The Courses

There are three courses that a reservist must complete before being considered a trained soldier. The first two (BMQ and SQ) can be taken part time on weekends during the school year or full time in the summer. They are both around 13 weekends long if taken part time and 4 weeks long if take full time. The third course is your trade course and is only offered full time in the summer. The combat engineer course is 6 weeks long and given only in Gagetown, New Brunswick.


The Basic Military Qualification course focuses on teaching you the necessary skills to succeed in a military environment. In addition to the fitness training, basic training for non-commissioned members ensures that each recruit has the potential, motivation and ability to work as an effective team member. To ensure that you have the general skills necessary to work in small teams during simple operations, there will also be opportunities to apply your military skills in training exercises involving force protection, field training, and navigation. Topics include:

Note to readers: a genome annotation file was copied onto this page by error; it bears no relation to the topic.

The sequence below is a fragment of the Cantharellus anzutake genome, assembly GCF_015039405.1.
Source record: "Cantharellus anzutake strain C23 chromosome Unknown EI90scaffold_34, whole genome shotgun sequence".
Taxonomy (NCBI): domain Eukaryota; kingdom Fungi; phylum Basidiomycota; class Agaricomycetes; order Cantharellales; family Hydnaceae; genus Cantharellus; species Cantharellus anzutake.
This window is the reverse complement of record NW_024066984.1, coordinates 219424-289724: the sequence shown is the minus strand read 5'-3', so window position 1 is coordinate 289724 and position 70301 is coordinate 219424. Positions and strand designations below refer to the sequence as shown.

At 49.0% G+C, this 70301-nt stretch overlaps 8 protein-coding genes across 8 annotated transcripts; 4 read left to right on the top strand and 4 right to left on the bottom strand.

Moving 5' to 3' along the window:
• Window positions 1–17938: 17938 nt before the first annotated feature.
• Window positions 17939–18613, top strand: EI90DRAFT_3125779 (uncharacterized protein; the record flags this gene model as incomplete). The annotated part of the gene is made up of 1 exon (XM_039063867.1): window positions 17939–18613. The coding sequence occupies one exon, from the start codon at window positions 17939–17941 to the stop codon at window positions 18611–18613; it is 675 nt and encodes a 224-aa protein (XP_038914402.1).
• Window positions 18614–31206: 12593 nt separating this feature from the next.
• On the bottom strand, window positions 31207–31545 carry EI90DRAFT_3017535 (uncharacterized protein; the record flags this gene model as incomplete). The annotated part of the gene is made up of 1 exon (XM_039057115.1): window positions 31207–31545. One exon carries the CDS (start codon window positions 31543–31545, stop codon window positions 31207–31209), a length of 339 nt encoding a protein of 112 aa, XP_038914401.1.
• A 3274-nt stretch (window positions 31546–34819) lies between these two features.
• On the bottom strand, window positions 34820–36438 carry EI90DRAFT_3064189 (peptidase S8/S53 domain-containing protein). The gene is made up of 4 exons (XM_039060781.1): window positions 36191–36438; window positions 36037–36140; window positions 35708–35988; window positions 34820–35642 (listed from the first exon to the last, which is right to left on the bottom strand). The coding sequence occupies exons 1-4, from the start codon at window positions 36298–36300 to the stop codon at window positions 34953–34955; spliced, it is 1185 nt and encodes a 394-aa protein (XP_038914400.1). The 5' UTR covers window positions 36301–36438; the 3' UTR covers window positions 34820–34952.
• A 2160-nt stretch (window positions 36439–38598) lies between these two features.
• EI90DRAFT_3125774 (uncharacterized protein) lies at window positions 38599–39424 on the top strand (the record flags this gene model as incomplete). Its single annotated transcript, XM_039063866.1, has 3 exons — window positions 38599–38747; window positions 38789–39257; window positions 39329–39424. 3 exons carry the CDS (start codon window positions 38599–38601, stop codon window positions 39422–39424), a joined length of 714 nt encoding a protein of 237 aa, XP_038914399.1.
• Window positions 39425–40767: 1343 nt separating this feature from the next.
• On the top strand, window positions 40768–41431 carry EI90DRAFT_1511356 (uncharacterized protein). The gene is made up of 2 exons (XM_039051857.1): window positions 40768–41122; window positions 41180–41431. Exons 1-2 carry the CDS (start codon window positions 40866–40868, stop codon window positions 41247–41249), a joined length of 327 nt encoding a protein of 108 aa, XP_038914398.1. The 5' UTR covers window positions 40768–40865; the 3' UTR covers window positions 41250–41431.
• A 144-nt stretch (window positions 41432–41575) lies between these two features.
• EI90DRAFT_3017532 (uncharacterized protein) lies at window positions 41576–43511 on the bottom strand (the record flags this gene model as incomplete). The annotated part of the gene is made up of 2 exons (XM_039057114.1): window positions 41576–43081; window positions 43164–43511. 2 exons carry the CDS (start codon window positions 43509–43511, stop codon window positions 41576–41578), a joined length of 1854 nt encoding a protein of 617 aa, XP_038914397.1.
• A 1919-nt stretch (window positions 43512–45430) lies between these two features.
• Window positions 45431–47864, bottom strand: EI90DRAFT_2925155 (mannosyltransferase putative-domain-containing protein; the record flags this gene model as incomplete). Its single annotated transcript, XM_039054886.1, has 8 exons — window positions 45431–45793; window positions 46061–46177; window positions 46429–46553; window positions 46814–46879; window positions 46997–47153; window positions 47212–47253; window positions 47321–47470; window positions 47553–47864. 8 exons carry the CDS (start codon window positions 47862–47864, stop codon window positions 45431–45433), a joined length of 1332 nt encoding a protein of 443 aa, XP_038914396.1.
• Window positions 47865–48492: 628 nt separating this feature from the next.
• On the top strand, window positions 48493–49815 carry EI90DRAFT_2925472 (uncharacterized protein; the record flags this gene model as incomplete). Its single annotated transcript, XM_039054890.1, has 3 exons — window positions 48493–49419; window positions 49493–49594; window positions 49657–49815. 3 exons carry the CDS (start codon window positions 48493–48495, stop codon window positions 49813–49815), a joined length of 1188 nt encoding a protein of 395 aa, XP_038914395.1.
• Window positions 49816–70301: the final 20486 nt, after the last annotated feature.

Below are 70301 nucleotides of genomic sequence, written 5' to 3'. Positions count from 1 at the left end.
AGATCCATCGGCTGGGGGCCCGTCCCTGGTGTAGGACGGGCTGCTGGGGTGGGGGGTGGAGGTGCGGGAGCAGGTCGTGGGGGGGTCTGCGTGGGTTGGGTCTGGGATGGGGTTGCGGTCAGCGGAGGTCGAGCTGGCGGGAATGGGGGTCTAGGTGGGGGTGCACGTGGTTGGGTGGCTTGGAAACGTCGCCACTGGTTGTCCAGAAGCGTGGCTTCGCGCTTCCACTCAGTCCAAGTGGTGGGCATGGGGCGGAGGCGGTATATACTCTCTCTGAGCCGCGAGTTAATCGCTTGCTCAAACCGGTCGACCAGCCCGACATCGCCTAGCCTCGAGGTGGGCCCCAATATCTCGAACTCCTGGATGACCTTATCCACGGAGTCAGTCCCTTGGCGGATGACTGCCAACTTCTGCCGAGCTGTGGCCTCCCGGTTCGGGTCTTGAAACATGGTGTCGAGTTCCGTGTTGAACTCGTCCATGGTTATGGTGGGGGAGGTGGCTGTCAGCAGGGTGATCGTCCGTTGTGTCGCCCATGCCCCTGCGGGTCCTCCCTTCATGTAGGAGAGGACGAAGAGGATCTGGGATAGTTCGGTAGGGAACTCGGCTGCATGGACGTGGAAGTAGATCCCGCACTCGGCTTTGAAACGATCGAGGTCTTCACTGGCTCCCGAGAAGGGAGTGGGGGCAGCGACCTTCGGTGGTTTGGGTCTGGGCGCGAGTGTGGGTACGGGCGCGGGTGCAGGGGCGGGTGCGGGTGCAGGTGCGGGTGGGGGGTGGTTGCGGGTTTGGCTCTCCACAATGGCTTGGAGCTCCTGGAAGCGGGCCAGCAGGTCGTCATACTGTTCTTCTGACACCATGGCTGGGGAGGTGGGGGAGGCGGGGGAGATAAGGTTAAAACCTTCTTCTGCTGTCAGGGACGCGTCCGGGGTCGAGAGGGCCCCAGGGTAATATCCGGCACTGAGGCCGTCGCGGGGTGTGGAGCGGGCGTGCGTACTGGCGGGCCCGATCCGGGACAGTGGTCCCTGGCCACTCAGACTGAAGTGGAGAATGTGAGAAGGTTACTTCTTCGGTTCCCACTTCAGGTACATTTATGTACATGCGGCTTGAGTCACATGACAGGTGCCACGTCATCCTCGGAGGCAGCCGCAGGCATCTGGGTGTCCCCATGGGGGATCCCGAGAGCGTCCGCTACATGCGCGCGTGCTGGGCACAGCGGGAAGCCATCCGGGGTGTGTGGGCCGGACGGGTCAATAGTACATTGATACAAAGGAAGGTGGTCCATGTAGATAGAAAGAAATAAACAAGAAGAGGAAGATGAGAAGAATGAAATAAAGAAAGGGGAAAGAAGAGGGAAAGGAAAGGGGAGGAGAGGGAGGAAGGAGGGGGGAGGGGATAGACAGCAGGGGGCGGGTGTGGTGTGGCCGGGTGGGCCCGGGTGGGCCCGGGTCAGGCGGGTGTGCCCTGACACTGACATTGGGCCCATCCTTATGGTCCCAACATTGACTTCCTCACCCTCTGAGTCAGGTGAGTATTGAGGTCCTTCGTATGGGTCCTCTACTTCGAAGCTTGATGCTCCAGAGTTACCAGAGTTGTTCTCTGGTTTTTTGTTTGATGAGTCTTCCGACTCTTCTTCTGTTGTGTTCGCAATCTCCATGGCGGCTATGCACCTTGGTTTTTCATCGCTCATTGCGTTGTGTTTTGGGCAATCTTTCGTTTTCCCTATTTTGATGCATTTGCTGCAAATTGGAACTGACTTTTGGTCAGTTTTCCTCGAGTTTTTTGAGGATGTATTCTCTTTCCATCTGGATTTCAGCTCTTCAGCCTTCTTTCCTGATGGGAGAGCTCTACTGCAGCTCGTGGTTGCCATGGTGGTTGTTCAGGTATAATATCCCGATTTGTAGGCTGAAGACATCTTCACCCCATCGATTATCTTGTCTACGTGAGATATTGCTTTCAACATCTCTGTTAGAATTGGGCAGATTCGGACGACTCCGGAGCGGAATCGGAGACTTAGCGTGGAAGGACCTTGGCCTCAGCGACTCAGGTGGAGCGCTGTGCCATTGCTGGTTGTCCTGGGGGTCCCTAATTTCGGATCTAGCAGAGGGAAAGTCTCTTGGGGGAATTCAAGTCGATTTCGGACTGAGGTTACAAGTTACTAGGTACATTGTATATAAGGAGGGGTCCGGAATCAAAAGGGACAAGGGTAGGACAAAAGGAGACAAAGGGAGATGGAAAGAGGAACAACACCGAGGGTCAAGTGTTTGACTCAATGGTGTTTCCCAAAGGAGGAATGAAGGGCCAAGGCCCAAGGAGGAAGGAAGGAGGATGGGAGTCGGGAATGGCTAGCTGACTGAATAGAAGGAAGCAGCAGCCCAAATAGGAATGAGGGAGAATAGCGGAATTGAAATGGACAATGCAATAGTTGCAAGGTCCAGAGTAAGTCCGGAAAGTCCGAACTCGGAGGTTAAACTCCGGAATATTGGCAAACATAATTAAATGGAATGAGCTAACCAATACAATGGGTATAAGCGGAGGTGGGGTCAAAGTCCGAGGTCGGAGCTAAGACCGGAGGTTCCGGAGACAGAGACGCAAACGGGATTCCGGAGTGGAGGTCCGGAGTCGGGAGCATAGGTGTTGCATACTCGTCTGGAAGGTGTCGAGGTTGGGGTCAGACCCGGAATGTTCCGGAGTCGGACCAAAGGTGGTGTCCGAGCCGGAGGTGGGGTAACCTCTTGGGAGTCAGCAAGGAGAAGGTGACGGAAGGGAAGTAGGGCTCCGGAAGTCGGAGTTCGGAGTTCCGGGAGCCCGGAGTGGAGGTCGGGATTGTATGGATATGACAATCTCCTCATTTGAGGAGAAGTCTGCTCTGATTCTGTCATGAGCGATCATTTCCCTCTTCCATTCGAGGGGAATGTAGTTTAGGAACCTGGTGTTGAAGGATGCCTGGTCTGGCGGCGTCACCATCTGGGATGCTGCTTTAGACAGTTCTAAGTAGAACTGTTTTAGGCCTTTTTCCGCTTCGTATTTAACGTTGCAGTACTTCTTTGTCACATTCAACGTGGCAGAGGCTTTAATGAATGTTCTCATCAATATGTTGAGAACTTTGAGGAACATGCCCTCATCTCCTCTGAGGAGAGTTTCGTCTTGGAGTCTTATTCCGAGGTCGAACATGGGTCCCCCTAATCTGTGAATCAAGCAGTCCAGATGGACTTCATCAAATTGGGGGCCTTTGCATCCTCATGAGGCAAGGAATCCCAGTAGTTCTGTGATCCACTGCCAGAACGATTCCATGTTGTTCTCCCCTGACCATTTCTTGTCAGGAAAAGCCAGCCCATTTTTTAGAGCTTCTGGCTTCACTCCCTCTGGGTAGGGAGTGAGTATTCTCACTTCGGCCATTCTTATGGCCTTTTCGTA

Policies and regulations of the Canadian Forces;
CF drill, dress and deportment (the “three Ds”);
Basic safety;
First aid;
Personal survival in nuclear, biological and chemical conditions;
Handling and firing personal weapons;
Cross-country navigation; and
Personal survival in field conditions.


This course completes the basic military training, including basic familiarity with the other weapons in an infantry platoon such as the C6 and C9 machine guns, the M72 rocket launcher, the fragmentation hand grenade, as well as advanced field training, military law and general military knowledge. Topics:

Army physical fitness;
Dismounted offensive and defensive operations;
Reconnaissance patrolling;
Advanced weapons-handling (working with grenades, machine-guns and anti-tank weapons);
Individual field-craft.

Trade Course

The combat engineer course covers the following material:

Construction of field defences and obstacles;
Construction of roads, airfields and helicopter landing sites;
Construction of rafts and bridges
Operation and maintenance of water points;
Radio communications for combat arms operations;
Mathematics, military writing, basic military organization, and military history;
Personal camouflage and camouflage of section positions;
Operation of troop weapons and section defensive tasks and procedures;
Basic procedures of rigging and firing of explosive charges, minelaying and booby-trapping; and
Use and care of section tools and safety equipment.

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